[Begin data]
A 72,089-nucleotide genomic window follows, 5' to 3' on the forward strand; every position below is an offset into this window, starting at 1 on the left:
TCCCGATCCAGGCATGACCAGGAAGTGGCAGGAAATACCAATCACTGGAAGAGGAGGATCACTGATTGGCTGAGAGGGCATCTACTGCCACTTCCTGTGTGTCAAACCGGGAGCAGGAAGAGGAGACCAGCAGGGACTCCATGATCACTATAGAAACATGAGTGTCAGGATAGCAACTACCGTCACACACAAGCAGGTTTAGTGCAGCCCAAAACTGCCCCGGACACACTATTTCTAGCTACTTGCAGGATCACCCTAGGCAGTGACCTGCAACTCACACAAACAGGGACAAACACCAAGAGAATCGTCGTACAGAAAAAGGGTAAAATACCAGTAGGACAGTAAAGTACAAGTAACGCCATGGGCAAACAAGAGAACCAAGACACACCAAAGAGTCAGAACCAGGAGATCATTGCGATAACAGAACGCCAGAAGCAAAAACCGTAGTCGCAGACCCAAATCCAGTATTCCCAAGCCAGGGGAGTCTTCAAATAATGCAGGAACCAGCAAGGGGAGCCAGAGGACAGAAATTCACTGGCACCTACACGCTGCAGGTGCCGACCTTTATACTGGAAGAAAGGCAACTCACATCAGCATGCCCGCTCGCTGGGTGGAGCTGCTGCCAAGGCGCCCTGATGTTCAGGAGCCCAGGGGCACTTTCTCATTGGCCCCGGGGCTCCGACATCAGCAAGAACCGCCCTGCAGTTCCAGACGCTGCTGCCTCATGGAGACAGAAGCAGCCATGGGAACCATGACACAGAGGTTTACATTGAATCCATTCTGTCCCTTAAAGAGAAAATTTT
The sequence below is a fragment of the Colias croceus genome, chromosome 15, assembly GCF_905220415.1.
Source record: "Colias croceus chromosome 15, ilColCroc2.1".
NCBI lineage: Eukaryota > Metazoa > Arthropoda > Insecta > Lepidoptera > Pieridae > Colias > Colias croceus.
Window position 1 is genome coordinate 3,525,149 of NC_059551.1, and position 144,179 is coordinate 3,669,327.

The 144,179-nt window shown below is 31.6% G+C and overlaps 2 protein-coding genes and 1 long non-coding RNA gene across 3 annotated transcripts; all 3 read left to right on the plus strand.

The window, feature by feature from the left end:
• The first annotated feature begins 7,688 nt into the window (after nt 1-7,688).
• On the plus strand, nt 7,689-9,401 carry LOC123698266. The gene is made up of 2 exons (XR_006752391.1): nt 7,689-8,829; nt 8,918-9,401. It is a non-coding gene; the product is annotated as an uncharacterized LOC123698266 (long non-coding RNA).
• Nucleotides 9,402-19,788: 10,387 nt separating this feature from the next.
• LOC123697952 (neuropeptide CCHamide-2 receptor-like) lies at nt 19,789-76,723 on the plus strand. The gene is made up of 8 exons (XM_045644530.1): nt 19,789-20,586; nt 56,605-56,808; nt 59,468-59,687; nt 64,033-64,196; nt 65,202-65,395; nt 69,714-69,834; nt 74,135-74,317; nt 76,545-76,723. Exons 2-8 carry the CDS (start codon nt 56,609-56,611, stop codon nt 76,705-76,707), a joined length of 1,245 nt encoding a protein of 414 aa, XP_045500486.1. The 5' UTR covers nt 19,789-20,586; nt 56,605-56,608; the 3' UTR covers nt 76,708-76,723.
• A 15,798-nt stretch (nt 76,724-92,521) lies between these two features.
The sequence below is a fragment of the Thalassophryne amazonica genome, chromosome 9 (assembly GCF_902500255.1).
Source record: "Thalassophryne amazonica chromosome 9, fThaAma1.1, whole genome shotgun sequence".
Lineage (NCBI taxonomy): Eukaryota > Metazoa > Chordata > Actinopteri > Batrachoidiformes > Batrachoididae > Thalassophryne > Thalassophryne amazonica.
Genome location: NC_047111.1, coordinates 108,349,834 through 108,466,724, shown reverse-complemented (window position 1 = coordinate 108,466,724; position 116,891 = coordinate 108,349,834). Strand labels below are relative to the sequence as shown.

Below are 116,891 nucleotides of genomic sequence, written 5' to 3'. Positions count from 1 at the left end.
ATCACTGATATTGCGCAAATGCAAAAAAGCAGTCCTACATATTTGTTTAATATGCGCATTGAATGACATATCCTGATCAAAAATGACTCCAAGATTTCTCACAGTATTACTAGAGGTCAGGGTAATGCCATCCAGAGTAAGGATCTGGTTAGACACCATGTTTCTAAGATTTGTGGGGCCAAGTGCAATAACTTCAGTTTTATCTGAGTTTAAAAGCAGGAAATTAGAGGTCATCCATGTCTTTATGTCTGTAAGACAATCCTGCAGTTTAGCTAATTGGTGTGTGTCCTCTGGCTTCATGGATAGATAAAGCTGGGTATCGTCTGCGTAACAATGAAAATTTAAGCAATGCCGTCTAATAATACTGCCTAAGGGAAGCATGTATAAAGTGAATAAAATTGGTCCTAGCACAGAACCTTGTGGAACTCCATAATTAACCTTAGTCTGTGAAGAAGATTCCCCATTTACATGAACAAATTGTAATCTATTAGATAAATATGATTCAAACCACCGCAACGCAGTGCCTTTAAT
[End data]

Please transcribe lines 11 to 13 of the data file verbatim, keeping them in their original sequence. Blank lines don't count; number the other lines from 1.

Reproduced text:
• Nucleotides 9,402-19,788: 10,387 nt separating this feature from the next.
• LOC123697952 (neuropeptide CCHamide-2 receptor-like) lies at nt 19,789-76,723 on the plus strand. The gene is made up of 8 exons (XM_045644530.1): nt 19,789-20,586; nt 56,605-56,808; nt 59,468-59,687; nt 64,033-64,196; nt 65,202-65,395; nt 69,714-69,834; nt 74,135-74,317; nt 76,545-76,723. Exons 2-8 carry the CDS (start codon nt 56,609-56,611, stop codon nt 76,705-76,707), a joined length of 1,245 nt encoding a protein of 414 aa, XP_045500486.1. The 5' UTR covers nt 19,789-20,586; nt 56,605-56,608; the 3' UTR covers nt 76,708-76,723.
• A 15,798-nt stretch (nt 76,724-92,521) lies between these two features.